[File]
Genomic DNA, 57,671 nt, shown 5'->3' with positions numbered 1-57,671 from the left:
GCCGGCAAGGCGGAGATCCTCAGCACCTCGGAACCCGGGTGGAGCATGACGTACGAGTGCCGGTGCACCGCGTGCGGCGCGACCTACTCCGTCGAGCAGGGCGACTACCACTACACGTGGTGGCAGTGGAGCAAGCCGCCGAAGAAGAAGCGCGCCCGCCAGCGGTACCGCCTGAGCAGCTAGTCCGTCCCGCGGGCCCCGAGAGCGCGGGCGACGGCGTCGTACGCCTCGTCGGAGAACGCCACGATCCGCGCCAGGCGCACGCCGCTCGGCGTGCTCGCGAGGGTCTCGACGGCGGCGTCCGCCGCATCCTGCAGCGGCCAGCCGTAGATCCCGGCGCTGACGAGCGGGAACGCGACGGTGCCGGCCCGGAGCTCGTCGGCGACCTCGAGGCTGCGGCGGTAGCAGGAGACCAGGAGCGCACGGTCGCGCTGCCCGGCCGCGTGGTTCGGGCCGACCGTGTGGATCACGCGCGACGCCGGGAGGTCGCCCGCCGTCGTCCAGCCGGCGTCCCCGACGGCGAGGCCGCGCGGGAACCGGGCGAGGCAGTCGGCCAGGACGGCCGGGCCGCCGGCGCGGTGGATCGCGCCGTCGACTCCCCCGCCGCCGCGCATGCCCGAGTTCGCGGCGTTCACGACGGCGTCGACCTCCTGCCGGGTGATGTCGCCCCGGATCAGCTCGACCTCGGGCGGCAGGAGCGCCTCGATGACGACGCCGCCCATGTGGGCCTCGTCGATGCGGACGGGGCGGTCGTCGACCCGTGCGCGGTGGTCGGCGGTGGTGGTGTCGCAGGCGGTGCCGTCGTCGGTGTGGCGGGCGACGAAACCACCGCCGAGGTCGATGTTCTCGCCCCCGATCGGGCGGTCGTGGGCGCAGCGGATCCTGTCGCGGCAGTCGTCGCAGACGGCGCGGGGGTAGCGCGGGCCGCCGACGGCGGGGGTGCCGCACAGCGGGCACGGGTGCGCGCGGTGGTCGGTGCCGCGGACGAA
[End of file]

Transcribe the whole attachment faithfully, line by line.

Genomic DNA, 57,671 nt, shown 5'->3' with positions numbered 1-57,671 from the left:
GCCGGCAAGGCGGAGATCCTCAGCACCTCGGAACCCGGGTGGAGCATGACGTACGAGTGCCGGTGCACCGCGTGCGGCGCGACCTACTCCGTCGAGCAGGGCGACTACCACTACACGTGGTGGCAGTGGAGCAAGCCGCCGAAGAAGAAGCGCGCCCGCCAGCGGTACCGCCTGAGCAGCTAGTCCGTCCCGCGGGCCCCGAGAGCGCGGGCGACGGCGTCGTACGCCTCGTCGGAGAACGCCACGATCCGCGCCAGGCGCACGCCGCTCGGCGTGCTCGCGAGGGTCTCGACGGCGGCGTCCGCCGCATCCTGCAGCGGCCAGCCGTAGATCCCGGCGCTGACGAGCGGGAACGCGACGGTGCCGGCCCGGAGCTCGTCGGCGACCTCGAGGCTGCGGCGGTAGCAGGAGACCAGGAGCGCACGGTCGCGCTGCCCGGCCGCGTGGTTCGGGCCGACCGTGTGGATCACGCGCGACGCCGGGAGGTCGCCCGCCGTCGTCCAGCCGGCGTCCCCGACGGCGAGGCCGCGCGGGAACCGGGCGAGGCAGTCGGCCAGGACGGCCGGGCCGCCGGCGCGGTGGATCGCGCCGTCGACTCCCCCGCCGCCGCGCATGCCCGAGTTCGCGGCGTTCACGACGGCGTCGACCTCCTGCCGGGTGATGTCGCCCCGGATCAGCTCGACCTCGGGCGGCAGGAGCGCCTCGATGACGACGCCGCCCATGTGGGCCTCGTCGATGCGGACGGGGCGGTCGTCGACCCGTGCGCGGTGGTCGGCGGTGGTGGTGTCGCAGGCGGTGCCGTCGTCGGTGTGGCGGGCGACGAAACCACCGCCGAGGTCGATGTTCTCGCCCCCGATCGGGCGGTCGTGGGCGCAGCGGATCCTGTCGCGGCAGTCGTCGCAGACGGCGCGGGGGTAGCGCGGGCCGCCGACGGCGGGGGTGCCGCACAGCGGGCACGGGTGCGCGCGGTGGTCGGTGCCGCGGACGAA